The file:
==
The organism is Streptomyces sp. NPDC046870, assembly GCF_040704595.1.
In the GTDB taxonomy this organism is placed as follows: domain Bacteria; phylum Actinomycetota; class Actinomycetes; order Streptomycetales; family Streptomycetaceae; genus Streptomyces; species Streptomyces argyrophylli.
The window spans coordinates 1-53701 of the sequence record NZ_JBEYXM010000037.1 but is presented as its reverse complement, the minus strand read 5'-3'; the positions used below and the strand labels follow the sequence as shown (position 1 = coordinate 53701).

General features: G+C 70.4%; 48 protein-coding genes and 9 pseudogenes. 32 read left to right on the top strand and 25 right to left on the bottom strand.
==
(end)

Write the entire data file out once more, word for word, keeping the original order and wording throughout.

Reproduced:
The organism is Streptomyces sp. NPDC046870, assembly GCF_040704595.1.
In the GTDB taxonomy this organism is placed as follows: domain Bacteria; phylum Actinomycetota; class Actinomycetes; order Streptomycetales; family Streptomycetaceae; genus Streptomyces; species Streptomyces argyrophylli.
The window spans coordinates 1-53701 of the sequence record NZ_JBEYXM010000037.1 but is presented as its reverse complement, the minus strand read 5'-3'; the positions used below and the strand labels follow the sequence as shown (position 1 = coordinate 53701).

General features: G+C 70.4%; 48 protein-coding genes and 9 pseudogenes. 32 read left to right on the top strand and 25 right to left on the bottom strand.